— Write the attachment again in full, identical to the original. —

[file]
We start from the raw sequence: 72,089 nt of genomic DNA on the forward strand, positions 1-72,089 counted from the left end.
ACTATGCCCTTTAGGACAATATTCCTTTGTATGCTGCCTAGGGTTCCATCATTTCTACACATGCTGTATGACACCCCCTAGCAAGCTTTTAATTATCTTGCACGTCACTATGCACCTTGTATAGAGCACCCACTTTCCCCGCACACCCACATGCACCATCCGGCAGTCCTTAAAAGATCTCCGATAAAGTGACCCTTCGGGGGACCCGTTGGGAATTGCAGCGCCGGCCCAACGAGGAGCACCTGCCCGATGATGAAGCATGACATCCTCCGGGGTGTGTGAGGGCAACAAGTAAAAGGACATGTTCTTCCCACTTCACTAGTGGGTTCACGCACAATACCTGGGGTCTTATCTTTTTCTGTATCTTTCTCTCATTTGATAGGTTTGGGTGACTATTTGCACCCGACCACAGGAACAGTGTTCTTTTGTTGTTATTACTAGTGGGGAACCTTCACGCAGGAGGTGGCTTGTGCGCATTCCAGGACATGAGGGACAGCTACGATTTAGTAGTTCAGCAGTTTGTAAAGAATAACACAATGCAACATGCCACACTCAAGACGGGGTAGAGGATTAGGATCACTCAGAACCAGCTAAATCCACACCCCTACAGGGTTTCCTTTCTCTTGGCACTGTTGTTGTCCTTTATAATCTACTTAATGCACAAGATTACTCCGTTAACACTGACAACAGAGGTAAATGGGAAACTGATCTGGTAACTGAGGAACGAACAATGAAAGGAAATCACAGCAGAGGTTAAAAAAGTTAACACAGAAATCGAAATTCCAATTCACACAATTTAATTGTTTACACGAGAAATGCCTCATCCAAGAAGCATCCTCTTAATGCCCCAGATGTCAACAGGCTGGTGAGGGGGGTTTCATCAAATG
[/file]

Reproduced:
We start from the raw sequence: 72,089 nt of genomic DNA on the forward strand, positions 1-72,089 counted from the left end.
ACTATGCCCTTTAGGACAATATTCCTTTGTATGCTGCCTAGGGTTCCATCATTTCTACACATGCTGTATGACACCCCCTAGCAAGCTTTTAATTATCTTGCACGTCACTATGCACCTTGTATAGAGCACCCACTTTCCCCGCACACCCACATGCACCATCCGGCAGTCCTTAAAAGATCTCCGATAAAGTGACCCTTCGGGGGACCCGTTGGGAATTGCAGCGCCGGCCCAACGAGGAGCACCTGCCCGATGATGAAGCATGACATCCTCCGGGGTGTGTGAGGGCAACAAGTAAAAGGACATGTTCTTCCCACTTCACTAGTGGGTTCACGCACAATACCTGGGGTCTTATCTTTTTCTGTATCTTTCTCTCATTTGATAGGTTTGGGTGACTATTTGCACCCGACCACAGGAACAGTGTTCTTTTGTTGTTATTACTAGTGGGGAACCTTCACGCAGGAGGTGGCTTGTGCGCATTCCAGGACATGAGGGACAGCTACGATTTAGTAGTTCAGCAGTTTGTAAAGAATAACACAATGCAACATGCCACACTCAAGACGGGGTAGAGGATTAGGATCACTCAGAACCAGCTAAATCCACACCCCTACAGGGTTTCCTTTCTCTTGGCACTGTTGTTGTCCTTTATAATCTACTTAATGCACAAGATTACTCCGTTAACACTGACAACAGAGGTAAATGGGAAACTGATCTGGTAACTGAGGAACGAACAATGAAAGGAAATCACAGCAGAGGTTAAAAAAGTTAACACAGAAATCGAAATTCCAATTCACACAATTTAATTGTTTACACGAGAAATGCCTCATCCAAGAAGCATCCTCTTAATGCCCCAGATGTCAACAGGCTGGTGAGGGGGGTTTCATCAAATG